Book Reviews -- By: Anonymous
The Macmillan Bible Atlas by Yohanan Aharoni and Michael Avi-Yonah (New York: The MacMillan Company, 1968, 184 pages, $14.95), is the finest of the Bible atlases available today. The 262 color maps depict the events from earliest Old Testament history until the Bar Kokhba revolt (132-5 B.C.). There are about thirty maps of the New Testament period and more than forty maps of the Inter-testament period. The explanatory text with the maps includes the latest findings from archaeology and the Dead Sea materials. Many maps portray the great biblical battles with detailed diagrams of the troop movements. This atlas in no way duplicates previous works. It is without a doubt one of the finest contributions to the field of biblical history.
A note of caution must be added. The authors follow the late date of the exodus, and this is reflected in the maps and discussion of those events prior to ca. 1050 B.C. This shortcoming should not detract from the invaluable contribution the authors have made. They have truly illustrated “every biblical event that conceivably lends itself to cartographic interpretation.” Every serious student of scripture should have this work.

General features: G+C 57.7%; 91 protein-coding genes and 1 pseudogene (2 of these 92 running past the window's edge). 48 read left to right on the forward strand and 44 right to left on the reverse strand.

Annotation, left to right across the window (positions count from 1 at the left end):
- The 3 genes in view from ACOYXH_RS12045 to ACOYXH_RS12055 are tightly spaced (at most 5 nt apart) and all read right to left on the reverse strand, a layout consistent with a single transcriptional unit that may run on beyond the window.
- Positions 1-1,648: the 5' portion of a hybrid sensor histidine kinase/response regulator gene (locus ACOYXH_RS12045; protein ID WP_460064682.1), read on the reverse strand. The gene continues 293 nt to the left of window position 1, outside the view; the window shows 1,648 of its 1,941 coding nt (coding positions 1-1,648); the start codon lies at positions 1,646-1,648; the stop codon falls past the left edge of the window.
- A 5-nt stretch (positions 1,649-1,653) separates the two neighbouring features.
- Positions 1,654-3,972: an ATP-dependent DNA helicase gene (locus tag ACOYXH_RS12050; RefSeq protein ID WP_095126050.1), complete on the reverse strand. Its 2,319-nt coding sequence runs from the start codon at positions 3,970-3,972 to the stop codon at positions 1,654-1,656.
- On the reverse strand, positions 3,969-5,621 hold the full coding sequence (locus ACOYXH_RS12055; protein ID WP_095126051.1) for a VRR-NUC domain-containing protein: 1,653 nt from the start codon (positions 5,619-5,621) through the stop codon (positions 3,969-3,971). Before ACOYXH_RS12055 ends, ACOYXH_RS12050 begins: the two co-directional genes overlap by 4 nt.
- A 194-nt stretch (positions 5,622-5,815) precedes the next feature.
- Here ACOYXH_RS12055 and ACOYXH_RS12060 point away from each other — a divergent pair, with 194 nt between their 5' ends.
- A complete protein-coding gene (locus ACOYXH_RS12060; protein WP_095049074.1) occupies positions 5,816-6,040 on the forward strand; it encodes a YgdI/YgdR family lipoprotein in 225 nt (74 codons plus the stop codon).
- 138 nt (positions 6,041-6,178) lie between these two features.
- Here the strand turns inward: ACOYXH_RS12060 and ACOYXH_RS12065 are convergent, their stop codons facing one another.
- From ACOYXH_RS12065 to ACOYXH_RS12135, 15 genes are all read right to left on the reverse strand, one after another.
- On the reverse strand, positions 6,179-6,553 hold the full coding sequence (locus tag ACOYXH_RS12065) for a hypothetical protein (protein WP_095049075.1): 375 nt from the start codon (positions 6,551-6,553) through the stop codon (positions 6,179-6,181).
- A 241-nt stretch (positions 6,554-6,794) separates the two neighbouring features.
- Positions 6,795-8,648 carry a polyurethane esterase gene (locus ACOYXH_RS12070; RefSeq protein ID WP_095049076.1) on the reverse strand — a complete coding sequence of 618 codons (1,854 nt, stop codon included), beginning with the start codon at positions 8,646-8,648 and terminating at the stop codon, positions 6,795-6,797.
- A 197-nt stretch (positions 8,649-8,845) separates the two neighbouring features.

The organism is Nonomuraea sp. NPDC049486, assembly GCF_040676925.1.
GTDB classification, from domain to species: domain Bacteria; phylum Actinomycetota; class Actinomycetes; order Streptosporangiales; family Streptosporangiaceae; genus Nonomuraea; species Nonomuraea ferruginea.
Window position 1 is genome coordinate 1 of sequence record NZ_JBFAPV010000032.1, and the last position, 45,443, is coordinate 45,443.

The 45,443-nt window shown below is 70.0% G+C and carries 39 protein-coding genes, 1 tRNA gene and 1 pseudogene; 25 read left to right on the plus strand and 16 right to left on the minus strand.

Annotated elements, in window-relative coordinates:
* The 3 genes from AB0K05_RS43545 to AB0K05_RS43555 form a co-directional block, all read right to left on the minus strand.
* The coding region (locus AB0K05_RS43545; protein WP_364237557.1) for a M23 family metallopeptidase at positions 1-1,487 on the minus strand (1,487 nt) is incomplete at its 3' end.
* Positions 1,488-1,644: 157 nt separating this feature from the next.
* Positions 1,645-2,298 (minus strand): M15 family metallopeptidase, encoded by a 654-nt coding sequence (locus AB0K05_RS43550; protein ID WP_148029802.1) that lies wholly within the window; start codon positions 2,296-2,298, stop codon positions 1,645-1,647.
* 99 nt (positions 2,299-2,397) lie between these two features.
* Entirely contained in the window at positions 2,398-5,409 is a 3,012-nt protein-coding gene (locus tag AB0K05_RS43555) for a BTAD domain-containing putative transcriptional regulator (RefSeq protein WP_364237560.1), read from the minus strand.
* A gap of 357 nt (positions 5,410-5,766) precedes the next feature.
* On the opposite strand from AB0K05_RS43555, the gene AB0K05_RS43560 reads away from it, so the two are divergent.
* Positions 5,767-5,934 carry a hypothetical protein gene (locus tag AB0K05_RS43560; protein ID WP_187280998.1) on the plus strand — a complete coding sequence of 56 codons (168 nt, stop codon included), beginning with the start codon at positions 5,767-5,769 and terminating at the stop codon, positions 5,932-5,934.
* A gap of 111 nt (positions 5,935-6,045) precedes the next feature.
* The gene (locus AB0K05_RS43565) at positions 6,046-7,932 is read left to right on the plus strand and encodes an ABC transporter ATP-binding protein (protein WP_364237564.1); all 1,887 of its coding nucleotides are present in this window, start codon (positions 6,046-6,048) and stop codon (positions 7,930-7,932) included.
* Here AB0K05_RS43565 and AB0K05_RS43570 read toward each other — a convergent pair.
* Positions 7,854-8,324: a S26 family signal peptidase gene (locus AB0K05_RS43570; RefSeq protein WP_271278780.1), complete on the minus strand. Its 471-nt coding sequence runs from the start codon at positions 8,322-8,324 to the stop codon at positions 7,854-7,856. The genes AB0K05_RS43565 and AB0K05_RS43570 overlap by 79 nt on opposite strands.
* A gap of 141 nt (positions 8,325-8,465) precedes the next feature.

—Gordon H. Lovik
Expository Sermons on the Book of Daniel, Vol. I, by W. A. Criswell (Grand Rapids: Zondervan Pub. House, 1968, 123 pages), is an introduction to the book of Daniel and the first of a series yet to come. It is written clearly and in layman’s language for the most part. The author is a pastor and firm Bible-believer who knows his material well. This volume deals with critical attacks on Daniel as well as the historical background of the prophet. It whets the appetite for the forthcoming complete set and will make an excellent companion to Dr. Criswell’s volumes on the book of Revelation.
—Rolland D. McCune
Isaiah—A Study Guide by D. David Garland (Grand Rapids: Zondervan Publ. House, 1968, 115 pages, paper, 95c), is a disappointment to anyone who wishes to understand Isaiah. First off, the writer fudges on the authorship, leaving open the possibilities of a Second and Third Isaiah. He is not clear on the meaning of “the Day of the Lord” or “the Lord’s House” in Isaiah two. He is apparently not sure that 7:14 speaks of the virgin birth of Messiah. He speaks of the “new age” for Israel without clearly defining it. The book contains too much simple restatement and paraphrasing of the text of Isaiah and not enough interpretation.
—Rolland D. McCune
Theological Dictionary of the New Testament, Vol. VI, Gerhard Friedrich, editor; translated by Geoffrey W. Bromiley (Eerdmans, Grand Rapids, Mich., 1969, 1003 pages, $22.50), like the other volumes of this set, w...
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